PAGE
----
LEDs generate light purely from electronics and no mechanical interfacing with electronics is needed, which means they’re easy to run
Dominic Meyrick, Hoare Lea
But he is extremely sceptical about power consumption. “You’d probably get about 25 to 30 lumens per watt with standard LEDs, compared with about 100 with fluorescent lighting,” he says.
Meyrick also expresses concern. He cites research by the Lighting Research Centre of New York in 2001 that shows the relative output over time for different lighting types. Standard (5mm) LEDs performed badly in the study; high-power LEDs did well.
Colin Beale of Osram’s UK office counters that high-power LEDs were used for the Eschenbach project, adding that the technology has advanced so far that the output of these lights has doubled in the past two years.
Iain Ruxton, an associate at lighting architect Speirs and Major, shares Meyrick’s scepticism, though he’s careful to talk about LEDs in general.
“It’s horses for courses,” he says. “We specify a lot of LED products. They’re useful for some purposes but not others; we don’t believe they’ll ever be a universal solution as they’re low-output devices, primarily used for luminance rather than to illuminate.”
He acknowledges advances in their development but “as a source of usable white light they’re not obvious”.
Ruxton echoes Meyrick’s concerns on efficiency. “Just because something has a low wattage, it’s wrong to assume that it has high efficiency. An analogy is that between cost and value.”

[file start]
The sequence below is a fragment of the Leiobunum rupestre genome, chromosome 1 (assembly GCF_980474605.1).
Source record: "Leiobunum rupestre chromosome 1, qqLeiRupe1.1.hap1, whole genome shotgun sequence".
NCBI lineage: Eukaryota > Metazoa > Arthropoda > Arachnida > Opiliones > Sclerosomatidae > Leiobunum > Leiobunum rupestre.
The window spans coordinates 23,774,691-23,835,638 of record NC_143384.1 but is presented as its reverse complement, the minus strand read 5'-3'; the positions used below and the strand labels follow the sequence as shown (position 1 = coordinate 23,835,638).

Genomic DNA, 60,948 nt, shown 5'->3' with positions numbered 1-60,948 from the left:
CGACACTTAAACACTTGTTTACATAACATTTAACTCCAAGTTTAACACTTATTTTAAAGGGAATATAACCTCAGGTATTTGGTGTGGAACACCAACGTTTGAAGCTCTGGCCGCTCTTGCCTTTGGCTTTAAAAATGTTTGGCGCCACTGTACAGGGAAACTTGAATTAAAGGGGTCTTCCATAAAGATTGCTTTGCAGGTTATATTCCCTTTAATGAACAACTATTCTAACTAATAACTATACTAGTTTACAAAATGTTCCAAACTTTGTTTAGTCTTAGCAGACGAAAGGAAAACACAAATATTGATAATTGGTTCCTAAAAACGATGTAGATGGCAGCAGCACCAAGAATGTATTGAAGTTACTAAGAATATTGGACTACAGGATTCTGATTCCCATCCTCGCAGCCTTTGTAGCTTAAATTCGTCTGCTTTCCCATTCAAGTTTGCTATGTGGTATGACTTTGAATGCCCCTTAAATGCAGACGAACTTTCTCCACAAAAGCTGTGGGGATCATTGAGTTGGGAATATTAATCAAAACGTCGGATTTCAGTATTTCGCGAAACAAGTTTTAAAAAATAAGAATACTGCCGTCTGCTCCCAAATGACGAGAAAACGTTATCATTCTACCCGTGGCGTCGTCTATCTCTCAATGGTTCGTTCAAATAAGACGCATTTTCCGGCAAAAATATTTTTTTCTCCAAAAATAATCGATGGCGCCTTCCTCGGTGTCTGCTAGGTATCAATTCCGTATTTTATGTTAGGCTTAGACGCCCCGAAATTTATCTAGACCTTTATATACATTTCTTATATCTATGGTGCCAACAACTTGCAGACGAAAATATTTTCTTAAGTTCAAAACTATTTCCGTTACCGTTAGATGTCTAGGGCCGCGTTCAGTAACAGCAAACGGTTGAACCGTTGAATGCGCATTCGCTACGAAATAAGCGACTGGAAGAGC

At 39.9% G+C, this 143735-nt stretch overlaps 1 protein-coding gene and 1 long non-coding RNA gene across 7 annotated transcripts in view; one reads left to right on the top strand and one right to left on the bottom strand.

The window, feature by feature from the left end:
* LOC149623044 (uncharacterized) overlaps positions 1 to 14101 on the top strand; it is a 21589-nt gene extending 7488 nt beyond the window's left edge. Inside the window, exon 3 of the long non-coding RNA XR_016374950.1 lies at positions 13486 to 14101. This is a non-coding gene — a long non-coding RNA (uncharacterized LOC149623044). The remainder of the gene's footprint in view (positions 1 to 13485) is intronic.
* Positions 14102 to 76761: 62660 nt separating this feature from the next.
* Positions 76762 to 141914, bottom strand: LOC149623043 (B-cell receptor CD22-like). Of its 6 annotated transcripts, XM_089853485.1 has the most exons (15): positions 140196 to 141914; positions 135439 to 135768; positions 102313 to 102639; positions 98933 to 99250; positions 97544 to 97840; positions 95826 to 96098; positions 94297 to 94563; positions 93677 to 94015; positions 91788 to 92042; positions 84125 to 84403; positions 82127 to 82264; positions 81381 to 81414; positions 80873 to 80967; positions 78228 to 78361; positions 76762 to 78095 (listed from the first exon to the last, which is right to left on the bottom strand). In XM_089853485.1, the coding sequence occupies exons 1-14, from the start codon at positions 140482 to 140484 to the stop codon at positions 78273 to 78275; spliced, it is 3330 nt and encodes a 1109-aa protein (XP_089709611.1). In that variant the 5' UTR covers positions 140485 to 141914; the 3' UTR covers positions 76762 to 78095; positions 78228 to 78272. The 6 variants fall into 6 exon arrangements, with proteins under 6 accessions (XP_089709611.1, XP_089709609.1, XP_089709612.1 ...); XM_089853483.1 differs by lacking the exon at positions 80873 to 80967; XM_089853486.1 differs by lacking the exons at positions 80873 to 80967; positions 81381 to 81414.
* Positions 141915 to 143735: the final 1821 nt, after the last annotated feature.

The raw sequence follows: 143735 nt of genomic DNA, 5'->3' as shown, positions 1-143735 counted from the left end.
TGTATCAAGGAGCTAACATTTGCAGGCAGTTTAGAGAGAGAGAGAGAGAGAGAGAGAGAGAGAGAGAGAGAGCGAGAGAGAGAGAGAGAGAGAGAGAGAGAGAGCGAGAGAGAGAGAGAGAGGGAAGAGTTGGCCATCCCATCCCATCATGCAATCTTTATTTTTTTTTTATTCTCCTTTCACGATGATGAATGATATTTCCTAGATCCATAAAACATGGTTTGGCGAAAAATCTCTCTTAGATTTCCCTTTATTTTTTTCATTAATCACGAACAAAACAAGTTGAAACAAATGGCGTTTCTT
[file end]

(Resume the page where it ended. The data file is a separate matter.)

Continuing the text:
According to Ruxton, shaping the light from LEDs through reflectors and lenses is also difficult. The bigger the “point source”, the harder it is to do that, he says. “With LEDs, to get a usable amount of output, you need about 100 points so you end up with a flat plate of light, rather than a point.”
The luminaire used in the ceiling for this project contains 140 point sources, so should be fine for ambient dispersal that it was designed to provide. But the effectiveness of the spotlight used, which has 22 point sources, could be questioned.
Without data over a longer period from Osram, it’s impossible to tell whether its technology can defy its critics. The benefits of lower maintenance are undeniable, there are aesthetic advantages to the light produced and of the hardware that produces it. The equipment looks easy to specify and accommodate into general designs, and on general principles innovation should not be discouraged. But only the foolhardy would put money on this being the large-scale lighting solution of the near future.
So what is the future of retail lighting? According to Ruxton, “we’ll see a lot of LEDs for colours and decorative use but for general lighting, low-wattage metal halide lamps are becoming more efficient. They provide good-quality white light at around 20W and are at the perfect scale for retail.”
Specifier 18 May 2007